Which came first, the chicken or the egg? As both coupon distribution and redemption have been declining in recent years, the question is whether marketers are issuing fewer coupons because shoppers are less interested in using them, or whether shoppers are using fewer coupons because marketers aren’t issuing as many anymore?

Valassis has looked at the numbers and concluded the latter is true. Shoppers have “a heightened desire for readily available coupon savings,” the company says. But marketers are failing to meet the moment by issuing the number and variety of coupons that shoppers demand.

Citing figures from its corporate sibling NCH Marketing, Valassis recently reported that 95 billion coupons were issued in the first half of 2021, down 10.8% from the same time last year. The number of coupons redeemed has declined as well, down 7.9% to 465 million.

The first half of last year was a bad time for coupons, of course, as couponing was not exactly top of mind while we were in the thick of the coronavirus pandemic. But, global health emergency or not, distribution and redemption figures have been declining for years. And at this rate, they’re both on pace to finish out the year at the lowest point in decades.

So Valassis says it’s time for marketers to step it up.

Redemption figures declined at a slower rate than distribution figures, and redemption was actually up in the second quarter of this year as compared to the same time last year. That raises “questions about whether marketers are doing enough to align to those consumer expectations,” Valassis says. While “marketers significantly reduced the number of grocery coupons they made available during the first half of 2021, consumers showed strong demand for whatever coupon savings they could find.”


Valassis cites two important reasons that interest in coupons is perking up. The first reason is that conditions for using coupons have finally improved. As panic buying and out-of-stocks have dissipated, “shoppers now have more access to the products they need and the brands they prefer.” And with a majority of people in a recent Valassis survey saying they feel more optimistic about their health, they’re more willing to venture back into stores.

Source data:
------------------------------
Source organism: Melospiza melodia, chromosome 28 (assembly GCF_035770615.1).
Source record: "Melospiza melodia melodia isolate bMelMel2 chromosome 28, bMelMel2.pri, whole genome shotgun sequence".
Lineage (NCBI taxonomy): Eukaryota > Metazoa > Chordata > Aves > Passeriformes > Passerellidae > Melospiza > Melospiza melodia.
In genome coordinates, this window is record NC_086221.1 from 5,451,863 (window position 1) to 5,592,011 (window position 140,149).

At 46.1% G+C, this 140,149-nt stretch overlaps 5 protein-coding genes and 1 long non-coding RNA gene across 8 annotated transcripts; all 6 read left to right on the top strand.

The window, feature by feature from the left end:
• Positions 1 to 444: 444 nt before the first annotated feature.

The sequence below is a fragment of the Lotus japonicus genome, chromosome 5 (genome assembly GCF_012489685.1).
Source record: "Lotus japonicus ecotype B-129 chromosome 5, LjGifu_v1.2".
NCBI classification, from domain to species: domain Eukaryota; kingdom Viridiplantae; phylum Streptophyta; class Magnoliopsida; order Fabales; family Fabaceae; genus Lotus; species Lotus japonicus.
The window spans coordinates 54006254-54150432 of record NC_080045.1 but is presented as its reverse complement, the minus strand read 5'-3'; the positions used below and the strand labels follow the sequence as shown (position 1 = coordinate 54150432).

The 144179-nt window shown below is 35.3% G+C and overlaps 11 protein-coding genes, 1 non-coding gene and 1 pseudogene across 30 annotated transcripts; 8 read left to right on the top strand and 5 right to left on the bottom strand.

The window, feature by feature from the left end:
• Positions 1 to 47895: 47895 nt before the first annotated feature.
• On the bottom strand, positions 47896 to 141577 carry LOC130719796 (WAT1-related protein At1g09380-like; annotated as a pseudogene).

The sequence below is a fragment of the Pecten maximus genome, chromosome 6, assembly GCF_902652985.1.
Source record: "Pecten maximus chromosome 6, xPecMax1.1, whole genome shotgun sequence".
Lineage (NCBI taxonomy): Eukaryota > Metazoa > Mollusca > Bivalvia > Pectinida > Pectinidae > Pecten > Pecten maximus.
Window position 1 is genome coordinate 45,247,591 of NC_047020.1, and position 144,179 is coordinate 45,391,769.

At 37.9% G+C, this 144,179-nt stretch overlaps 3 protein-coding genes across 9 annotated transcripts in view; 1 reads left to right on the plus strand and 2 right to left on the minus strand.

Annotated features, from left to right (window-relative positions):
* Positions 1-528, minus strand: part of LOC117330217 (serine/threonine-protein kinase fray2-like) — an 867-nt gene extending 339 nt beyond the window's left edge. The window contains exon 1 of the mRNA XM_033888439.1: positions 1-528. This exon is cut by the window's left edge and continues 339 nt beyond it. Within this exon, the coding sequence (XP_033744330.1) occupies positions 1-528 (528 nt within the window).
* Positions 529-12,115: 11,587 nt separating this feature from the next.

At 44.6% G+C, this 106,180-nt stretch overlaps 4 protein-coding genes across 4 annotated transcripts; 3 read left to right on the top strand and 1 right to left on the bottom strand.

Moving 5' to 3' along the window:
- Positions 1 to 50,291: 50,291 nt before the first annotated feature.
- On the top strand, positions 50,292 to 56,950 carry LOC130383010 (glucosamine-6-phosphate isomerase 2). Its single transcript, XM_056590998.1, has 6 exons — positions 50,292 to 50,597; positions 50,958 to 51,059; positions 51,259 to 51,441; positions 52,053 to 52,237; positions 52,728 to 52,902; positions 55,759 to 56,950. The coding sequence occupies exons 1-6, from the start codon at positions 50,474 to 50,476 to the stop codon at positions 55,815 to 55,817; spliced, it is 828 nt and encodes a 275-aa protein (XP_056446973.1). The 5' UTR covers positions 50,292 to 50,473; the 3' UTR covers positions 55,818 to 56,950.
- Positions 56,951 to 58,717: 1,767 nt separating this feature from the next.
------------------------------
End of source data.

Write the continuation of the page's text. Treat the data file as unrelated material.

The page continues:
The second reason is that many shoppers need savings now more than ever. Nearly half of the shoppers surveyed said their household income was negatively impacted as a result of the pandemic. Nearly three-quarters said they increased their saving behaviors last year, with 82% planning to continue those behaviors. “In short,” Valassis says, “consumers are looking for good deals.”

And while the quality of deals is improving, the quantity is not. The average face value of coupons is up 9.3% to $2.58 per coupon, and the average time to redeem an offer is up 5.4%, to 5.9 weeks.

But those figures are only good if you can find a coupon for the products you want to buy. The only coupon formats to see an increase in distribution so far this year are digital and, surprisingly, print-at-home coupons, which have seen better days. All other coupon formats saw declines in the number of offers made available. As for coupon redemption, digital and direct mail saw increases, with all other formats declining – but overall, the demand for coupons was greater than the available supply.

The bottom line, Valassis concludes, is that marketers “are at a critical juncture. They can continue, as some have done, to disregard the expectations of their consumers. Or, they can align themselves more fully to demands for readily and conveniently available coupon savings.”

Each year, it seems coupon distribution and redemption can’t possibly fall any further, and it’s only a matter of time before we hit bottom and start to bounce back. But that hasn’t happened yet. “Any business that consistently fails to meet its customers’ needs won’t survive long,” Valassis warns ominously. So brands may want to heed Valassis’ advice and start issuing more coupons – or risk losing their customers to other brands that do.

Image source: Valassis

One Comment

  1. I aways find this data to be bogus. Valassis has blinders on if it doesn’t recognize the impact of digital, cashback and shopper marketing. To a CPG manufacturer it is pretty much the same bucket of spending. The story here is paper is being displaced by better systems.

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